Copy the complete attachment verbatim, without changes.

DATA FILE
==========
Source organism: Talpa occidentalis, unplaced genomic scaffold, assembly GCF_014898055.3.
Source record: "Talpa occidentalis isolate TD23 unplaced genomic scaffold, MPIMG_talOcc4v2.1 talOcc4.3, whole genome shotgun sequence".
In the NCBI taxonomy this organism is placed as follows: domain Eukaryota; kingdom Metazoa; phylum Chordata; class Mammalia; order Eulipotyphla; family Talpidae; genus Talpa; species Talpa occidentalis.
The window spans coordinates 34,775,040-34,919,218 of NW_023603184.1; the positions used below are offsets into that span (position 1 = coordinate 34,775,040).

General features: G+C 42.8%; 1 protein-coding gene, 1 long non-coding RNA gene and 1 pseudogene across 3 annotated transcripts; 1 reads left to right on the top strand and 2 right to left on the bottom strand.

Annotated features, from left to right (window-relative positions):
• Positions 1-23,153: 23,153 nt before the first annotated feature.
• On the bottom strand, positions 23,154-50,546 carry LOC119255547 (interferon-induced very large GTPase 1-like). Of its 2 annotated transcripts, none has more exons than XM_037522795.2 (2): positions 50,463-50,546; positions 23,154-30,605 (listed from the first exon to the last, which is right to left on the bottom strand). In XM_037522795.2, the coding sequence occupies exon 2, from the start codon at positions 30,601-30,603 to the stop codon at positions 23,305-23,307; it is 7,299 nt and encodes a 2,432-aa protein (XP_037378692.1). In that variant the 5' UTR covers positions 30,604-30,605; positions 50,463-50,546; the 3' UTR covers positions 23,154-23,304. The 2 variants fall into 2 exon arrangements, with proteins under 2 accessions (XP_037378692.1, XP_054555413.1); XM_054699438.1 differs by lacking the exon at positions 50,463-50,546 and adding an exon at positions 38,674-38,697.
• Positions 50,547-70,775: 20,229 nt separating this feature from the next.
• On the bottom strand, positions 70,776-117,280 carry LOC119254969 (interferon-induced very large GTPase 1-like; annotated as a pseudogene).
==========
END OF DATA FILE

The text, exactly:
Source organism: Talpa occidentalis, unplaced genomic scaffold, assembly GCF_014898055.3.
Source record: "Talpa occidentalis isolate TD23 unplaced genomic scaffold, MPIMG_talOcc4v2.1 talOcc4.3, whole genome shotgun sequence".
In the NCBI taxonomy this organism is placed as follows: domain Eukaryota; kingdom Metazoa; phylum Chordata; class Mammalia; order Eulipotyphla; family Talpidae; genus Talpa; species Talpa occidentalis.
The window spans coordinates 34,775,040-34,919,218 of NW_023603184.1; the positions used below are offsets into that span (position 1 = coordinate 34,775,040).

General features: G+C 42.8%; 1 protein-coding gene, 1 long non-coding RNA gene and 1 pseudogene across 3 annotated transcripts; 1 reads left to right on the top strand and 2 right to left on the bottom strand.

Annotated features, from left to right (window-relative positions):
• Positions 1-23,153: 23,153 nt before the first annotated feature.
• On the bottom strand, positions 23,154-50,546 carry LOC119255547 (interferon-induced very large GTPase 1-like). Of its 2 annotated transcripts, none has more exons than XM_037522795.2 (2): positions 50,463-50,546; positions 23,154-30,605 (listed from the first exon to the last, which is right to left on the bottom strand). In XM_037522795.2, the coding sequence occupies exon 2, from the start codon at positions 30,601-30,603 to the stop codon at positions 23,305-23,307; it is 7,299 nt and encodes a 2,432-aa protein (XP_037378692.1). In that variant the 5' UTR covers positions 30,604-30,605; positions 50,463-50,546; the 3' UTR covers positions 23,154-23,304. The 2 variants fall into 2 exon arrangements, with proteins under 2 accessions (XP_037378692.1, XP_054555413.1); XM_054699438.1 differs by lacking the exon at positions 50,463-50,546 and adding an exon at positions 38,674-38,697.
• Positions 50,547-70,775: 20,229 nt separating this feature from the next.
• On the bottom strand, positions 70,776-117,280 carry LOC119254969 (interferon-induced very large GTPase 1-like; annotated as a pseudogene).